Zombie Sock Revealed

These are absolute cake to knit.  Easy as can be.  Writing down just how to do them though… that’s proving unexpectedly challenging.  Somehow I don’t think ‘get really sick and then just do what seems easiest’ will work as the first instruction.  Neither will a picture of me pointing at a particular spot and a caption reading ‘make that bit line up right.’  Some day I’ll learn to take better notes.

Bits and Pieces

Having the furnace on is lovely.  It is definitely warmer with the furnace on, but it’s not exactly warm.  We have an old house (built in 1920), and it has the original windows and absolutely no insulation in the walls.  We love it, it’s beautiful, but it is more than a bit drafty.  We also have an old furnace.  It’s not quite as old as the house, but is still rather elderly as these things go.  The combination of old furnace and drafty house means the gas bill gets rather staggering if we set the heat above about 58.  So we spend the winter well wrapped up.  Now please don’t worry that this is any sort of a hardship.  We’re both wired for the cold and are likely to start cracking the windows if it gets much warmer than that.  We’re totally fine.

The only time it’s a problem is if I have to sit still for a long time.  Say, to work on the computer.  Or knit.  Or read.  The obvious solution is to have lots of little bits of wooliness about to wrap up in if I happen to be sitting still for a while or sitting somewhere exceptionally drafty.  I’m almost always wearing woolly socks, and I’ve got fingerless mitts scattered all over the house.  I also have a little mini scarf/neck warmer thing I made with some of my earliest handspun, and I love it dearly.  Last night, instead of, say, working on any of the zillion other things I really should be knitting, I cast on for another one.  Now the yarn I’m using is like my second handspun ever.  I know it’s more or less crap.  I did it on a lousy toy spindle, and I had no idea what I was doing (not that I know much now, but I know enough to know this was not done well).  I’m pretending the whole project is an experiment in making the best of a yarn with some…erm…challenging characteristics.  It’s bulky, there’s not much of it, and it changes in thickness rather dramatically from one spot to the next.  But it is soft, and it’s one of the very few blue things I like (the roving was the colorway Superstition and came from etsy seller Fiber Optic).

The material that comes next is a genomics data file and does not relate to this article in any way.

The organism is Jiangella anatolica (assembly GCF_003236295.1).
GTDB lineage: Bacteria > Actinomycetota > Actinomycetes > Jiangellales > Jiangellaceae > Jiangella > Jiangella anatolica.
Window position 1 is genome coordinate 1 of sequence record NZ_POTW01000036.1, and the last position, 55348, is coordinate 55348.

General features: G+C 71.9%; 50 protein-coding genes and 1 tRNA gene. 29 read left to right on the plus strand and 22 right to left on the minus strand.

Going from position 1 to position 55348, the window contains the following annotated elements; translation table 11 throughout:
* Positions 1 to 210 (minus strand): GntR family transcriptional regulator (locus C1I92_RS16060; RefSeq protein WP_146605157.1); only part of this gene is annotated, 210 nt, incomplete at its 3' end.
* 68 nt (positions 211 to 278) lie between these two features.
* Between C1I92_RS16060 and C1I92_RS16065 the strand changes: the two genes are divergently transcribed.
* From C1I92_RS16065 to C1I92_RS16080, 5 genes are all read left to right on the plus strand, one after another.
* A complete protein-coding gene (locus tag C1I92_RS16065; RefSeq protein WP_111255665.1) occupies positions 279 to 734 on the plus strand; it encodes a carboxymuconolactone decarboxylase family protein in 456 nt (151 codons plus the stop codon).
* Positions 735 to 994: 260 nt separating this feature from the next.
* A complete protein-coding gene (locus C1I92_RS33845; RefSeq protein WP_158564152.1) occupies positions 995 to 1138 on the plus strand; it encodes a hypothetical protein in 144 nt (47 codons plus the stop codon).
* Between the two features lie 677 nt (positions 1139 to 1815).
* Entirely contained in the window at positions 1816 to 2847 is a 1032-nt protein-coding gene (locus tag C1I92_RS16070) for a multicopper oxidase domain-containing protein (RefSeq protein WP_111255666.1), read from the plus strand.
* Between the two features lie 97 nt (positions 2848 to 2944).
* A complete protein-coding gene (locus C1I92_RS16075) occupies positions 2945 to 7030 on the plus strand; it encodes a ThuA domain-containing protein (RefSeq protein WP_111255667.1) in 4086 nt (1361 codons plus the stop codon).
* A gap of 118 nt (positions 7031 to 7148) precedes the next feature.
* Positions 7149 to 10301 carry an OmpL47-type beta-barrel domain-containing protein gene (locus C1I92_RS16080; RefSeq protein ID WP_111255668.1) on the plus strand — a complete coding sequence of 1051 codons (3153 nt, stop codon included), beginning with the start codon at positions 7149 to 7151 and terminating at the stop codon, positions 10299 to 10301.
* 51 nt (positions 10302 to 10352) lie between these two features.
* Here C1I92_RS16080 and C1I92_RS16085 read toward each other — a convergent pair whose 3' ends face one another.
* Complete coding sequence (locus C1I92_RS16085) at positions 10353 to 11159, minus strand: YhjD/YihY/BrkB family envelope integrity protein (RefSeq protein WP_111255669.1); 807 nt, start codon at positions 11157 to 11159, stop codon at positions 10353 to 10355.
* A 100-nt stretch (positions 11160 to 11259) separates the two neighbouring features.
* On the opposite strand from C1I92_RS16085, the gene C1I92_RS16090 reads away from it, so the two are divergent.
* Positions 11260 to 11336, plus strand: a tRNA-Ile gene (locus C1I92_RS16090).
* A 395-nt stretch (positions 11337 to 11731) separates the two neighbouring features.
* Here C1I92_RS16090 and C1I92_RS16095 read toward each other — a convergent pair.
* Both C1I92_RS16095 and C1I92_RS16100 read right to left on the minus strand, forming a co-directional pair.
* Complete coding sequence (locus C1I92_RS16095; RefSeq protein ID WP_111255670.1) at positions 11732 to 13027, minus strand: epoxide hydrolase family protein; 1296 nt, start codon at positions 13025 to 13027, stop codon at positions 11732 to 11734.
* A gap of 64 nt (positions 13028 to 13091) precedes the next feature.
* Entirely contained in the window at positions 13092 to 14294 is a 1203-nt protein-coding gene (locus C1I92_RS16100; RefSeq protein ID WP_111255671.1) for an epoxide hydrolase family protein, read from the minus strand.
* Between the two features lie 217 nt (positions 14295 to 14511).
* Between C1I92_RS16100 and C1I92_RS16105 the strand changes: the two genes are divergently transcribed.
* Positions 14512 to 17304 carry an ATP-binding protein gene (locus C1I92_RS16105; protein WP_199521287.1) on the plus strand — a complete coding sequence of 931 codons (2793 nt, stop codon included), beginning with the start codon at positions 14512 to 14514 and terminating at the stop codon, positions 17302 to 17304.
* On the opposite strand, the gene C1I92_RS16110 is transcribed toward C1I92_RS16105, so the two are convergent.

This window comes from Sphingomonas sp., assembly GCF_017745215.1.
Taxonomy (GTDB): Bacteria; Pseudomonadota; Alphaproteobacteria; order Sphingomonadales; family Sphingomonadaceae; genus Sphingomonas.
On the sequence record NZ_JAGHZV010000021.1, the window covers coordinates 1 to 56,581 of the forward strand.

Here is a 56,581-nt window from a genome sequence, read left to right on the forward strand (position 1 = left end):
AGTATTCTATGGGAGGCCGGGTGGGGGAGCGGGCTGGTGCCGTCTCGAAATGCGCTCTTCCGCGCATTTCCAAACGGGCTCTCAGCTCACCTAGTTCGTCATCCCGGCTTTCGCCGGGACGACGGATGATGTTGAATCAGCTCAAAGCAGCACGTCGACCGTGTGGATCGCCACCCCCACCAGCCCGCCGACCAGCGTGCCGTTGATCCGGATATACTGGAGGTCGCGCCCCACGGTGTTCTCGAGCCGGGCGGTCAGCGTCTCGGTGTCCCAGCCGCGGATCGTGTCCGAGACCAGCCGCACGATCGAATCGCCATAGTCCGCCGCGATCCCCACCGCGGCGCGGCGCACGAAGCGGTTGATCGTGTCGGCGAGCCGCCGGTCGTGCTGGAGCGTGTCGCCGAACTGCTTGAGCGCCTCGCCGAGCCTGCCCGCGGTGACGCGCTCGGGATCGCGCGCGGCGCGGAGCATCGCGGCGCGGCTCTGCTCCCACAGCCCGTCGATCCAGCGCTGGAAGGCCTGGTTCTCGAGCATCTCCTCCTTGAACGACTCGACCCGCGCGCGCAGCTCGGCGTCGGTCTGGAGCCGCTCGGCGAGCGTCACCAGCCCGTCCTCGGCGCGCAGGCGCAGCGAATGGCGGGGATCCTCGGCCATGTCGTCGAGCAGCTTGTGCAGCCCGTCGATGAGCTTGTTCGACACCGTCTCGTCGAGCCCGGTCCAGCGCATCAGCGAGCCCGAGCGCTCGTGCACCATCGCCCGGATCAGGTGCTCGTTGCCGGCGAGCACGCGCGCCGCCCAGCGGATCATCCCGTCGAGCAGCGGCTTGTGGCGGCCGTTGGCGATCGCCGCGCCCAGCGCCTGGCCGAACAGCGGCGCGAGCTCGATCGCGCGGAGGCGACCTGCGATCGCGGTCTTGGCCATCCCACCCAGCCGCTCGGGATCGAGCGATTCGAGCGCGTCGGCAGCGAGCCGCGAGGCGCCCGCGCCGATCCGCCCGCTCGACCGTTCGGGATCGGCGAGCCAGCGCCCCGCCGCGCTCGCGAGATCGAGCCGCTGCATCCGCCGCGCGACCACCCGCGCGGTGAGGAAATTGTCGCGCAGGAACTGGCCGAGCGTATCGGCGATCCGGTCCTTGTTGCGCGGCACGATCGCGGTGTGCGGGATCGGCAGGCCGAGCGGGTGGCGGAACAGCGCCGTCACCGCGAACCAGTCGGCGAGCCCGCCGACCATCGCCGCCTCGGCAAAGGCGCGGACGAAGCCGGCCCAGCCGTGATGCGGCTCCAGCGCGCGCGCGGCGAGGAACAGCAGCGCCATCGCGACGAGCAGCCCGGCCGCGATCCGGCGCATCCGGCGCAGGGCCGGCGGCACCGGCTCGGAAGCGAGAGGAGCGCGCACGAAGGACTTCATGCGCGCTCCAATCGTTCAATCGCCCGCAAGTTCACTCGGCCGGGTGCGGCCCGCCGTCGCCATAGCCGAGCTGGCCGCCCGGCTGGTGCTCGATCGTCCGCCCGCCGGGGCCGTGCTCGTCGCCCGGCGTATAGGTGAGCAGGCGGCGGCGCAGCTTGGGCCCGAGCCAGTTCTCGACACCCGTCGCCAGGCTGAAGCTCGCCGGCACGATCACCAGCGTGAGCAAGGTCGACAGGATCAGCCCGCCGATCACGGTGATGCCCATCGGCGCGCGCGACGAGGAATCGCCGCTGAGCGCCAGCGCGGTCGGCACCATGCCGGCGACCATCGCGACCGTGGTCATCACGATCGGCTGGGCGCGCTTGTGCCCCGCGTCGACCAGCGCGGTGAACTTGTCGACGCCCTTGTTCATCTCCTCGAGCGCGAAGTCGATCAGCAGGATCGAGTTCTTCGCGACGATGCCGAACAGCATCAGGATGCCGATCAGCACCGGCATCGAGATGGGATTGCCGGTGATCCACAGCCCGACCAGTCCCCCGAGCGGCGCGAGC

And thanks to everyone who likes my I’m-sick-and-can’t-be-bothered-to-do-anything-hard socks.  While they’re super simple to make, they’re oddly challenging to write up.  I’ll probably do it eventually if enough people are interested, but it will have to be some time early next year at the soonest.  There are just too many other things going on to get it done any sooner.  The next thing I finish will be Heather’s sock (likely done tonight).  Then my friend’s hat.  And I may need to make an extra tentacle for another project.  Then I’ve got some birthday socks I really should make some progress on if they’re to be for this birthday.  I think I really need to institute a moratorium on casting on until some of the current projects are done.  I’m not usually prone to such scattered knitting, but lately I’ve been helpless to resist.

Signs of Life

I have done a thorough investigation and can now confidently say that being sick sucks.  Refusing to lay down and rest so as to get better seems to prolong being sick.  Doing even more stuff than usual because you’re busy and things need to get done seems to actually make it worse.  Despite my very best efforts, I appear not to be able to will this germ away and have had to actually lay down and rest as opposed to saying I will lay down and rest and completely neglecting to do so.  I really don’t think this is fair and would like to lodge a complaint with the appropriate authority.  Please do let me know if you find contact information for said authority.